Deeplinks | Electronic Frontier Foundation
The privacy-invasive bill known as CISPA—the so-called "cybersecurity" bill—was reintroduced in February 2013. Just like last year, the bill has stirred a tremendous amount of grassroots activism because it carves a loophole in all known privacy laws and grants legal immunity for companies to share your private information. EFF has compiled an FAQ detailing how the bill's major provisions work and how they endanger all Internet users' privacy. Please join us in speaking out against CISPA by contacting Congress now.
EFF is pleased to see the Indiegogo campaign page of Internet startup CentUp has returned after the page was briefly taken down in response to a complaint by a patent troll. We hope this takedown is not the start of a trend of patent trolls sabotaging startups by complaining to online intermediaries. And we applaud Indiegogo, a crowdfunding platform crucial for financing many startups and projects, for doing the right thing and restoring the campaign.
It's been a long time coming, but the copyright surveillance machine known as the Copyright Alert System (CAS) is finally launching. CAS is an agreement between Big Content and large Internet Service Providers to monitor peer to peer networks for copyright infringement and target subscribers who are alleged to infringe—via everything from from "educational" alerts to throttling Internet speeds.
As part of the launch, the Center for Copyright Information, which administers the program, has revamped its website. The website is supposed to help educate subscribers about the system and copyright. Unfortunately, it's chock full of warning signs that this whole campaign is not going to go well.
For example, on the process for targeting subscribers, the site explains that:
Today, the White House released a memorandum (PDF) in support of a more robust policy for public access to research, making the results of billions of dollars of taxpayer-funded research freely available online. The memorandum gives government agencies six months to detail plans to ensure the public can read and analyze both research and data, without charge. Both open access and open data are key to promoting innovation, government transparency, and scientific progress.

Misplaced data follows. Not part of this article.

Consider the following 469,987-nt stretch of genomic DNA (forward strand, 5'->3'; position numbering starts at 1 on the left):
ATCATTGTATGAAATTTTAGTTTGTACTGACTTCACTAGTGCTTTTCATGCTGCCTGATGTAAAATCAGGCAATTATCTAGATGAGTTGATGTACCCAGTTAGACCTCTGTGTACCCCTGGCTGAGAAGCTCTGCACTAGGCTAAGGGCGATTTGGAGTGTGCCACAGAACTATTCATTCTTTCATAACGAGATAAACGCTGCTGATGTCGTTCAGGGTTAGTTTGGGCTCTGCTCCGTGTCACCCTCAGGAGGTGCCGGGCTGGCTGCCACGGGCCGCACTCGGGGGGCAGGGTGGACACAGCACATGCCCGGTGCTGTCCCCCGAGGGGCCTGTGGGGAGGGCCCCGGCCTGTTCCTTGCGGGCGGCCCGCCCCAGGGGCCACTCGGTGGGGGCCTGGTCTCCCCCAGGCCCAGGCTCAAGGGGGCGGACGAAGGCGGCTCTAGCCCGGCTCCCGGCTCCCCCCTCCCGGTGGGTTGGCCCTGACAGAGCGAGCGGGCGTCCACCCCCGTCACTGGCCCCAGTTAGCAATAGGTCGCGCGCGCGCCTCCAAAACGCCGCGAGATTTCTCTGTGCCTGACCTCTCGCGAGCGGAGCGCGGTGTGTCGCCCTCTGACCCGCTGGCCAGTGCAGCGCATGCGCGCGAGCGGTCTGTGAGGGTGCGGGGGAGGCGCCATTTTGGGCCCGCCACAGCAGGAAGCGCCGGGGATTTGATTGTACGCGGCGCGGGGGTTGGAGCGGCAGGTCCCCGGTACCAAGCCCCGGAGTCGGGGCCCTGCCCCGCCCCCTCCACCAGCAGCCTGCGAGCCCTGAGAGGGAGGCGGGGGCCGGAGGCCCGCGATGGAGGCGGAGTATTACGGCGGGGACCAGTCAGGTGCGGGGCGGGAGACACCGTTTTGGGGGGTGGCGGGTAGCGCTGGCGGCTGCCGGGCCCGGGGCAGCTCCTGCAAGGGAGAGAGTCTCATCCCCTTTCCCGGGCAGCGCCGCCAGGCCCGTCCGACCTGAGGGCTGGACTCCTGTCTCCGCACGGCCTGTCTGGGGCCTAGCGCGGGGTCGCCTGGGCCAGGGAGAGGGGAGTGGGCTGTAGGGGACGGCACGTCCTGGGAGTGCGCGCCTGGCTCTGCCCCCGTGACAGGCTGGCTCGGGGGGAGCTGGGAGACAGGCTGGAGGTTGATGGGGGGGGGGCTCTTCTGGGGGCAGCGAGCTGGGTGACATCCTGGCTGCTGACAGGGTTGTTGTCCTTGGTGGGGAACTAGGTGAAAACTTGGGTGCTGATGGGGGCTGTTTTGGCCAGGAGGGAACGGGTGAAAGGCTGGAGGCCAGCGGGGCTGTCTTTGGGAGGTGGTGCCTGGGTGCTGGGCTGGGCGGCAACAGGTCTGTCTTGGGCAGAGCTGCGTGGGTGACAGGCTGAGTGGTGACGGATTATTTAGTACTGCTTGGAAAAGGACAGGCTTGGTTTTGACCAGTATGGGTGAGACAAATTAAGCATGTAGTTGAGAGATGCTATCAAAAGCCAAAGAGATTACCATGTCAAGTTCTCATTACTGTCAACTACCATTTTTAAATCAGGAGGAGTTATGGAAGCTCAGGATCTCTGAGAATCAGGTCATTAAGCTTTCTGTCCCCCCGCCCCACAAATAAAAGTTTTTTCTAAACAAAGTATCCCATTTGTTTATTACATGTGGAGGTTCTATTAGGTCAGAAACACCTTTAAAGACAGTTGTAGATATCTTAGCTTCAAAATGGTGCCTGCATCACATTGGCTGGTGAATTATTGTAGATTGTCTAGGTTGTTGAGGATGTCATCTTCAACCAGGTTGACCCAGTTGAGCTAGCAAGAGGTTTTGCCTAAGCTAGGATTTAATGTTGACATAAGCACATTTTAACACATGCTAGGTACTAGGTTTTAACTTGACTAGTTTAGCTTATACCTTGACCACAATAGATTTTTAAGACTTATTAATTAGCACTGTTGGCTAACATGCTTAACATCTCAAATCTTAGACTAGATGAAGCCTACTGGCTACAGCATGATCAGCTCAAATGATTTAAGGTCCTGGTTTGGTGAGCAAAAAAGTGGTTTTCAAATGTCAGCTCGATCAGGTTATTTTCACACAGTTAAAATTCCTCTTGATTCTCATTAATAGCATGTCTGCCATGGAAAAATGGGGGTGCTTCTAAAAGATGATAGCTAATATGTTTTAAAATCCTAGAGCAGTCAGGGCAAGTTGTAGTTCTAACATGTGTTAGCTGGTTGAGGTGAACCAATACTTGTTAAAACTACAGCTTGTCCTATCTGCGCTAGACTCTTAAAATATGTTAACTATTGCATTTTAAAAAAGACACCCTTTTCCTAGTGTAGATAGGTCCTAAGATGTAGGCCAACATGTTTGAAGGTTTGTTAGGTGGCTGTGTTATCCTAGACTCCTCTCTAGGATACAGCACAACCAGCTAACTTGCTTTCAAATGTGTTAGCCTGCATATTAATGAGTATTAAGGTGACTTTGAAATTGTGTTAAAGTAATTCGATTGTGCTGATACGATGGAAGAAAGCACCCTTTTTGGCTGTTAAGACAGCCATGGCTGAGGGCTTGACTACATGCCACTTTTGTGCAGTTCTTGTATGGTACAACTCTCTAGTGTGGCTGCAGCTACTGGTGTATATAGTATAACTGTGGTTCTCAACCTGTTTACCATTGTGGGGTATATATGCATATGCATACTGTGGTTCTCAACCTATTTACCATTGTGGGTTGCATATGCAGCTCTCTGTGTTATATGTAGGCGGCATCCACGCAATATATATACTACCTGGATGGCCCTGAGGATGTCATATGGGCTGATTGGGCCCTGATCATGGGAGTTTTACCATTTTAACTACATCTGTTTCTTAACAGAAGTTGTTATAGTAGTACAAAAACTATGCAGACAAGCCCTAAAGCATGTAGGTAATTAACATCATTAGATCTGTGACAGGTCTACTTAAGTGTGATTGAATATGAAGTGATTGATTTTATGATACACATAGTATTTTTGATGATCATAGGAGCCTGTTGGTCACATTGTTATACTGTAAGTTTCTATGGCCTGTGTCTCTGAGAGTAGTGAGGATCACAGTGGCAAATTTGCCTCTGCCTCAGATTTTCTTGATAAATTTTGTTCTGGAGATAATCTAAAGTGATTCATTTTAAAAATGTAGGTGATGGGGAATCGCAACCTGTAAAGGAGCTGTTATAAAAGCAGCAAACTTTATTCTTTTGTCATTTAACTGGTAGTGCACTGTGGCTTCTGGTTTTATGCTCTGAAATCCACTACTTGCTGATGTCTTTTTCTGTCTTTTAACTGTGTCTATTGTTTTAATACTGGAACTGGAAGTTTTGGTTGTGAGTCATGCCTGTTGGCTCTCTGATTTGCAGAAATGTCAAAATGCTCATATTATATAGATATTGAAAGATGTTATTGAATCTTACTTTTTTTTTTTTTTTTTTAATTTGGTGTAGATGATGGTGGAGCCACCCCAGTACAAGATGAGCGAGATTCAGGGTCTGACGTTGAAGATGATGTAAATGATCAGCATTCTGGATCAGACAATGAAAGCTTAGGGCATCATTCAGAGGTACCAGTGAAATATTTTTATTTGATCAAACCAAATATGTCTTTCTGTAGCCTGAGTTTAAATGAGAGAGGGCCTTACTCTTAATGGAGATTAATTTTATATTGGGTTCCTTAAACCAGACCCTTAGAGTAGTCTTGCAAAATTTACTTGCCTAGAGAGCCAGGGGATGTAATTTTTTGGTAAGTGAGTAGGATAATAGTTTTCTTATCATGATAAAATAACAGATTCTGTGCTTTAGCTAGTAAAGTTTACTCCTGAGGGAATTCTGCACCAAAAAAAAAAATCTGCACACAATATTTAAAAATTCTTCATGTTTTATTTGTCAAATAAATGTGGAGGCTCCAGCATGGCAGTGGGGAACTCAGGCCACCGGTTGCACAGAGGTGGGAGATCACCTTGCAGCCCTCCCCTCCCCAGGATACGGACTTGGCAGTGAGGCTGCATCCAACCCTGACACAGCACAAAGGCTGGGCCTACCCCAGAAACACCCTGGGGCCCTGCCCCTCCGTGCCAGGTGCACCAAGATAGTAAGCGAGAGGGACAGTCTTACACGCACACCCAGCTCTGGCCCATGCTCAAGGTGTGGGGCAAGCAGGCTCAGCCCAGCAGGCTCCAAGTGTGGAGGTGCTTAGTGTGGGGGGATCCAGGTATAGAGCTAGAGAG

As put by Dr. John Holdren, Director of the White House Office of Science and Technology Policy:
The Los Angeles Times reported last week that the FAA has issued 1,428 permits to domestic drone operators since 2007 and noted this was "far more than were previously known."
This new number points out again how difficult it is to answer the most common questions EFF gets from reporters about drones — just how many agencies have applied for drone licenses? How many licenses has the FAA issued since it started issuing licenses (which was earlier than 2007)? And how much has domestic drone use increased over the years?
The domain name registrar Namecheap is running an awareness campaign against CISPA, the dangerous cybersecurity bill—and they're donating $1 to EFF for each tweet (#CISPAalert), Facebook share, and domain name bought using the code CISPAalert. Namecheap, a staunch opponent of SOPA last year, is now taking charge of spreading the word about CISPA's threats to your privacy.
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Internet users around the world got a Valentine's Day present yesterday in the form of new legislation that requires U.S. government agencies to improve public access to federally funded research.
The proposed mandate, called the Fair Access to Science & Technology Research Act, or FASTR (PDF), is simple. Agencies like the National Science Foundation, which invests millions of taxpayer dollars in scientific research every year, must design and implement a plan to facilitate public access to—and robust reuse of—the results of that investment. The contours of the plans are equally simple: researchers who receive funding from most federal agencies must submit a copy of any resulting journal articles to the funding agency, which will then make that research freely available to the world within six months.
EFF is extraordinarily pleased to officially announce a new addition to our Board of Directors: entrepreneur and technologist Brian Behlendorf.
We have long been a fan of Brian and his tireless work in the open source community – ranging from software development in the early days of the Web to open source advocacy at the highest levels of government.